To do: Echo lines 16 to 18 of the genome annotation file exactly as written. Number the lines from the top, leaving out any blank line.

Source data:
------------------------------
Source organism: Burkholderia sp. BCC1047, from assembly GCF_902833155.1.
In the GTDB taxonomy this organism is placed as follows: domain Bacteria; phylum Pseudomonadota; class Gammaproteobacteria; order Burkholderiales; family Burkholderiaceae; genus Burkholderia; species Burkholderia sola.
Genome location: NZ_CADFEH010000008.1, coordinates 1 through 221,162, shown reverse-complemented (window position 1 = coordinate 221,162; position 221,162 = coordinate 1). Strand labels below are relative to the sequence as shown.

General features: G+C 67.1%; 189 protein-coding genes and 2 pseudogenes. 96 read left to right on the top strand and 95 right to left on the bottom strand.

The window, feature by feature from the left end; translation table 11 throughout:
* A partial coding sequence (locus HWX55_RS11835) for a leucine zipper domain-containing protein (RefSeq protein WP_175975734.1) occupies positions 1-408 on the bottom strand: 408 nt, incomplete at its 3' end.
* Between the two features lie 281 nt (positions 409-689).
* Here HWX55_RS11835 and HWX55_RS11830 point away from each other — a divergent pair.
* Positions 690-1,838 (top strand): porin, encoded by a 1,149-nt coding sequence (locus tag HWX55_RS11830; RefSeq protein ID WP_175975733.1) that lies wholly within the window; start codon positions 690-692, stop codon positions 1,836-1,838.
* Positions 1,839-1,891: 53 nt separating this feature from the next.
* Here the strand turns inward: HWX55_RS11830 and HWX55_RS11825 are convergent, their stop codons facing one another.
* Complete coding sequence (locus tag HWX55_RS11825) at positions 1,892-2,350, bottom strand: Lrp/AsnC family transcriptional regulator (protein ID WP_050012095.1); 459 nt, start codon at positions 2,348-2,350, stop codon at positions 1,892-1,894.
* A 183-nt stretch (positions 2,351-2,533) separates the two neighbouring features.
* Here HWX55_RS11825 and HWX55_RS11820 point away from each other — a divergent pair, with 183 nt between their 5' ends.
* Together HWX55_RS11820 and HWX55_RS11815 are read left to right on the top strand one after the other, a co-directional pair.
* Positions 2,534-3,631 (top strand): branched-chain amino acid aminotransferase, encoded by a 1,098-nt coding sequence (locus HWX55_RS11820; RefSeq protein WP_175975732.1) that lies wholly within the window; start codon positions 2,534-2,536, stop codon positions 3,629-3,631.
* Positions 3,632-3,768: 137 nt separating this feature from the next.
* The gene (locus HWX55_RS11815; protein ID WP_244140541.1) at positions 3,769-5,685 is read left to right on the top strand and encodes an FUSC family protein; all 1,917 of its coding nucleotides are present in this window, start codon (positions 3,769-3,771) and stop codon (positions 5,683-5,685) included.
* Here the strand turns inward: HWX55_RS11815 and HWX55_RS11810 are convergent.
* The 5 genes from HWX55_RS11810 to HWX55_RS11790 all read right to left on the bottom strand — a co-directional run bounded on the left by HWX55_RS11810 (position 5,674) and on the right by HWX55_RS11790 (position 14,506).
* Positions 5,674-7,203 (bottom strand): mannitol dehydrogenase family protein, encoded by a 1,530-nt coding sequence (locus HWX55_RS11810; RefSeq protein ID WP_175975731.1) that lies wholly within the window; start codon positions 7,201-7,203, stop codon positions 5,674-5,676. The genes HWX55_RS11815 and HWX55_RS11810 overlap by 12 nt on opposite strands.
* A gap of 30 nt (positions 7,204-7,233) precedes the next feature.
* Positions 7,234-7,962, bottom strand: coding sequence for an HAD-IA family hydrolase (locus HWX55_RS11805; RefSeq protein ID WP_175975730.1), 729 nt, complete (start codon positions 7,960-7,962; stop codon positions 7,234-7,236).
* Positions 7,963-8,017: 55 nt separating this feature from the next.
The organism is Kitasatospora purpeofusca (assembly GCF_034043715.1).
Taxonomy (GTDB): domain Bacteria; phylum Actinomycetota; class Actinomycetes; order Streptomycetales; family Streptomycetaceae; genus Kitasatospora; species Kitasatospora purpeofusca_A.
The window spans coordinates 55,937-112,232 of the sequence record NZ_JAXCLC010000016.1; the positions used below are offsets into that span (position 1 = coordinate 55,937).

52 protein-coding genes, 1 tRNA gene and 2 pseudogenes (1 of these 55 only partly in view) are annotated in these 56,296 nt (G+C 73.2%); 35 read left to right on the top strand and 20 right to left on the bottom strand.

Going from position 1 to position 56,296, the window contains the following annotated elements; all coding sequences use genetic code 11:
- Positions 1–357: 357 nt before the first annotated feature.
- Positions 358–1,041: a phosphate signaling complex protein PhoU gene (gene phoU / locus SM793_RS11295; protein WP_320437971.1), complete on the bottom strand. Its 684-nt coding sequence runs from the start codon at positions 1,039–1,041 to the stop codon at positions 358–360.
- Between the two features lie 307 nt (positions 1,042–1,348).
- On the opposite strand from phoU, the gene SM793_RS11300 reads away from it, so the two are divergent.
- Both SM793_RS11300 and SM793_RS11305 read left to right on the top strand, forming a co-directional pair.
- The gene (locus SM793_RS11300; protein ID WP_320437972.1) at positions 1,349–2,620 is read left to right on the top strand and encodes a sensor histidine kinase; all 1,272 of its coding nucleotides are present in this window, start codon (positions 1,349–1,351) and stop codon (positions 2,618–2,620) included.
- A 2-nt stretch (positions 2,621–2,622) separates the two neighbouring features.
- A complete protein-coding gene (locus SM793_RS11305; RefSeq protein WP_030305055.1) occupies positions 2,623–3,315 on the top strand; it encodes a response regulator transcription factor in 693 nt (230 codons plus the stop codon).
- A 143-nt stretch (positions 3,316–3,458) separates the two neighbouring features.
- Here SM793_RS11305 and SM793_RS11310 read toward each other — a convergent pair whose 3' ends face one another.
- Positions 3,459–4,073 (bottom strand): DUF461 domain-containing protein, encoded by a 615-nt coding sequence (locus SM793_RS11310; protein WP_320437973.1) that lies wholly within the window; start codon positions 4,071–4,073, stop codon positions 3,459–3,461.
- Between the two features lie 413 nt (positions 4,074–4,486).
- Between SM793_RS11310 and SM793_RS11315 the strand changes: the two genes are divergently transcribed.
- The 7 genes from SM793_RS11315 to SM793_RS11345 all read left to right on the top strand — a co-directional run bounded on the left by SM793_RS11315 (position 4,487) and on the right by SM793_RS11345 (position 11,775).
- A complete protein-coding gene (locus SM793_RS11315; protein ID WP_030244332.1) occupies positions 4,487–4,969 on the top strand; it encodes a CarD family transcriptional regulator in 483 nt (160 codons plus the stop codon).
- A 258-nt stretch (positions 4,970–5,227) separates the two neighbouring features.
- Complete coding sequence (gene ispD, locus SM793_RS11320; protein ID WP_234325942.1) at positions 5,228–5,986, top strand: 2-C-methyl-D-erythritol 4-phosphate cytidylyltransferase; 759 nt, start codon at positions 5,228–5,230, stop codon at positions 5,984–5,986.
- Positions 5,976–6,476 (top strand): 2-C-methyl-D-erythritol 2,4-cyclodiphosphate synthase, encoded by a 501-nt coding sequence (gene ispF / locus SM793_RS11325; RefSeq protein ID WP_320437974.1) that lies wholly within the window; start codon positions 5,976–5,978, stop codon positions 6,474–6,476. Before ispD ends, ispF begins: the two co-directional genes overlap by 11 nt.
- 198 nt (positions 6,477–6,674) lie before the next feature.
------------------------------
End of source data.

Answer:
* Positions 2,534-3,631 (top strand): branched-chain amino acid aminotransferase, encoded by a 1,098-nt coding sequence (locus HWX55_RS11820; RefSeq protein WP_175975732.1) that lies wholly within the window; start codon positions 2,534-2,536, stop codon positions 3,629-3,631.
* Positions 3,632-3,768: 137 nt separating this feature from the next.
* The gene (locus HWX55_RS11815; protein ID WP_244140541.1) at positions 3,769-5,685 is read left to right on the top strand and encodes an FUSC family protein; all 1,917 of its coding nucleotides are present in this window, start codon (positions 3,769-3,771) and stop codon (positions 5,683-5,685) included.